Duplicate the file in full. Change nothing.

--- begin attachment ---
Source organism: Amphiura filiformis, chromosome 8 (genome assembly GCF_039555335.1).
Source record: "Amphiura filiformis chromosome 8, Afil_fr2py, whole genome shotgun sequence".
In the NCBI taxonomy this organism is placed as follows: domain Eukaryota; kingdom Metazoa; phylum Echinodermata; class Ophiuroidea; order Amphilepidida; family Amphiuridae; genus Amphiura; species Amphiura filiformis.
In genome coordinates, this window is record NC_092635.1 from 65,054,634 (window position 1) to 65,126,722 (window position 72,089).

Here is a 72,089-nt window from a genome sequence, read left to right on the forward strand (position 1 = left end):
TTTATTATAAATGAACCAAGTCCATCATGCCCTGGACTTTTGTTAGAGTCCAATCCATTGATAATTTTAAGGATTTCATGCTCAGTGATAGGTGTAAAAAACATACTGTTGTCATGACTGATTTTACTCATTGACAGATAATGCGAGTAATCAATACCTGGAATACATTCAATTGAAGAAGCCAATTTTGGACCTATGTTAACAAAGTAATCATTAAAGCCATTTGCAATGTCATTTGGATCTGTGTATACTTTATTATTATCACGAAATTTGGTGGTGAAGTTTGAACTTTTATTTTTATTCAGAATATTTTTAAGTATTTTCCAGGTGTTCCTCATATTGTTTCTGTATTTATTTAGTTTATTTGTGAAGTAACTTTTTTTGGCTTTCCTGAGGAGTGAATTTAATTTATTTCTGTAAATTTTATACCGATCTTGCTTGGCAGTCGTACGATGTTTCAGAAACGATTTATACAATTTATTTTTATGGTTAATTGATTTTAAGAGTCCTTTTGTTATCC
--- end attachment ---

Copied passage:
Source organism: Amphiura filiformis, chromosome 8 (genome assembly GCF_039555335.1).
Source record: "Amphiura filiformis chromosome 8, Afil_fr2py, whole genome shotgun sequence".
In the NCBI taxonomy this organism is placed as follows: domain Eukaryota; kingdom Metazoa; phylum Echinodermata; class Ophiuroidea; order Amphilepidida; family Amphiuridae; genus Amphiura; species Amphiura filiformis.
In genome coordinates, this window is record NC_092635.1 from 65,054,634 (window position 1) to 65,126,722 (window position 72,089).

Here is a 72,089-nt window from a genome sequence, read left to right on the forward strand (position 1 = left end):
TTTATTATAAATGAACCAAGTCCATCATGCCCTGGACTTTTGTTAGAGTCCAATCCATTGATAATTTTAAGGATTTCATGCTCAGTGATAGGTGTAAAAAACATACTGTTGTCATGACTGATTTTACTCATTGACAGATAATGCGAGTAATCAATACCTGGAATACATTCAATTGAAGAAGCCAATTTTGGACCTATGTTAACAAAGTAATCATTAAAGCCATTTGCAATGTCATTTGGATCTGTGTATACTTTATTATTATCACGAAATTTGGTGGTGAAGTTTGAACTTTTATTTTTATTCAGAATATTTTTAAGTATTTTCCAGGTGTTCCTCATATTGTTTCTGTATTTATTTAGTTTATTTGTGAAGTAACTTTTTTTGGCTTTCCTGAGGAGTGAATTTAATTTATTTCTGTAAATTTTATACCGATCTTGCTTGGCAGTCGTACGATGTTTCAGAAACGATTTATACAATTTATTTTTATGGTTAATTGATTTTAAGAGTCCTTTTGTTATCC